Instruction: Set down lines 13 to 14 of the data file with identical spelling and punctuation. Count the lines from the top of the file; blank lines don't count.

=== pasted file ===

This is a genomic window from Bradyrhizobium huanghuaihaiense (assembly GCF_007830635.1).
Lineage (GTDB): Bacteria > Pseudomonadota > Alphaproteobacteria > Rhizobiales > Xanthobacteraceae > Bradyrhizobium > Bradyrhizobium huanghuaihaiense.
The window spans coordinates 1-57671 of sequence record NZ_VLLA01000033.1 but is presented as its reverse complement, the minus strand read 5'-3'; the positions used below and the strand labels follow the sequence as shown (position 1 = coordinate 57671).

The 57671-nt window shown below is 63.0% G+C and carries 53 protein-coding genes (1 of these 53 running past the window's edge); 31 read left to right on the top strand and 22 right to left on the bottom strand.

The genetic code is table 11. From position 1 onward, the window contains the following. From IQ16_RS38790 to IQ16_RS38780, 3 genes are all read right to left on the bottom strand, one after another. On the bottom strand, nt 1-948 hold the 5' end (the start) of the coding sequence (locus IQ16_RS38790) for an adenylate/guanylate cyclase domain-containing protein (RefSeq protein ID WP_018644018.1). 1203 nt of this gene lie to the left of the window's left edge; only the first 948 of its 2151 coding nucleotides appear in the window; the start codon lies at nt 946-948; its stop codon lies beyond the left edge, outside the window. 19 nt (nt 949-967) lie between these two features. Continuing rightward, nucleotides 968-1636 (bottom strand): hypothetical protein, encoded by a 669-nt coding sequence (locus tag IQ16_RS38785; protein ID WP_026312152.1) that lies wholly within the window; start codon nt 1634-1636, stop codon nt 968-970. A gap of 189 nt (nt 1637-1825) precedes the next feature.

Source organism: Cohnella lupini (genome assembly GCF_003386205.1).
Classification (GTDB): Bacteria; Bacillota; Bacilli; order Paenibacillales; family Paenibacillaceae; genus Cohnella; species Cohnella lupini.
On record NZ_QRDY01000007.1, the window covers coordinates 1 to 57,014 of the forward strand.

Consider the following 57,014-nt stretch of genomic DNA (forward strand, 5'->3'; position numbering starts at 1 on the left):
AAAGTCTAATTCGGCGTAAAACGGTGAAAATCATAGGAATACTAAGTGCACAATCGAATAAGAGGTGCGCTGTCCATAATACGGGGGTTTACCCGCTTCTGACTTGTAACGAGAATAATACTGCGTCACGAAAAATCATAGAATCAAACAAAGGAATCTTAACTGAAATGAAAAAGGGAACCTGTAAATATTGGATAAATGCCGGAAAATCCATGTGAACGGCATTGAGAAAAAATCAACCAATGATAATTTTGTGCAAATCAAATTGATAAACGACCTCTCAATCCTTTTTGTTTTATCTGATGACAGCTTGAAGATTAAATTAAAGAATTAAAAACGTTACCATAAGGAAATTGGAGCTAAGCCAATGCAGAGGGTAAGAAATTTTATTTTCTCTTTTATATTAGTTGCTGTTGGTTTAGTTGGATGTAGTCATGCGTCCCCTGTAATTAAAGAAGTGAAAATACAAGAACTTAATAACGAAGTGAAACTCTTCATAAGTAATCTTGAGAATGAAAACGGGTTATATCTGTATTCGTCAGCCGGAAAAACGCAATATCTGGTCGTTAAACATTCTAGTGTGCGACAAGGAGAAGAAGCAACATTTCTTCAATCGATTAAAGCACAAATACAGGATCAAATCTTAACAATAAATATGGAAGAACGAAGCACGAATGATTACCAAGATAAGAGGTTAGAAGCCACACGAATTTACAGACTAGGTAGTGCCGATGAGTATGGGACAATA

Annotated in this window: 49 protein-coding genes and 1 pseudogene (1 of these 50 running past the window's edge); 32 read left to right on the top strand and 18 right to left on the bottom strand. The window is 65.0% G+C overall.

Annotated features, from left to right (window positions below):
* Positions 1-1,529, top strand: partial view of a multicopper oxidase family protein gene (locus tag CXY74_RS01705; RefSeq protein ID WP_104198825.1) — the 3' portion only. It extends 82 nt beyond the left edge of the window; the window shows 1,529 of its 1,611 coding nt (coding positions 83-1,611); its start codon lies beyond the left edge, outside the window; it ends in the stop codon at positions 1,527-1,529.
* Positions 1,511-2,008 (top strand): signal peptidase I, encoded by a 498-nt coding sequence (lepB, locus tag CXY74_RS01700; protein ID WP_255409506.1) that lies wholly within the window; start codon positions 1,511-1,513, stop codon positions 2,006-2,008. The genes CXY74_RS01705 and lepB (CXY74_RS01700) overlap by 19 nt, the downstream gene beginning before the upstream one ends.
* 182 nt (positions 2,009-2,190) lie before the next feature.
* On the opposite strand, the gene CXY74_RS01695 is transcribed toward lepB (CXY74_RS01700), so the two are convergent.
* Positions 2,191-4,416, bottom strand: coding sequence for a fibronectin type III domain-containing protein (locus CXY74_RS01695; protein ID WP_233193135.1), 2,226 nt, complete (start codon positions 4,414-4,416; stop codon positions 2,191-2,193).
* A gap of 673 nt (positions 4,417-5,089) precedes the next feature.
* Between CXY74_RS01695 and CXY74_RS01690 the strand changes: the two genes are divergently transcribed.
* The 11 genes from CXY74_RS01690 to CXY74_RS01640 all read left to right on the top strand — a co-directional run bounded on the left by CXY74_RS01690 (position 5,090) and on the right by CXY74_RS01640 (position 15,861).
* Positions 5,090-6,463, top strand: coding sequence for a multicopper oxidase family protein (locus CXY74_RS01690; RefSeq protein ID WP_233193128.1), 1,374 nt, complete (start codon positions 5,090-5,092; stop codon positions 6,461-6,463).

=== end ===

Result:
* Positions 1-1,529, top strand: partial view of a multicopper oxidase family protein gene (locus tag CXY74_RS01705; RefSeq protein ID WP_104198825.1) — the 3' portion only. It extends 82 nt beyond the left edge of the window; the window shows 1,529 of its 1,611 coding nt (coding positions 83-1,611); its start codon lies beyond the left edge, outside the window; it ends in the stop codon at positions 1,527-1,529.
* Positions 1,511-2,008 (top strand): signal peptidase I, encoded by a 498-nt coding sequence (lepB, locus tag CXY74_RS01700; protein ID WP_255409506.1) that lies wholly within the window; start codon positions 1,511-1,513, stop codon positions 2,006-2,008. The genes CXY74_RS01705 and lepB (CXY74_RS01700) overlap by 19 nt, the downstream gene beginning before the upstream one ends.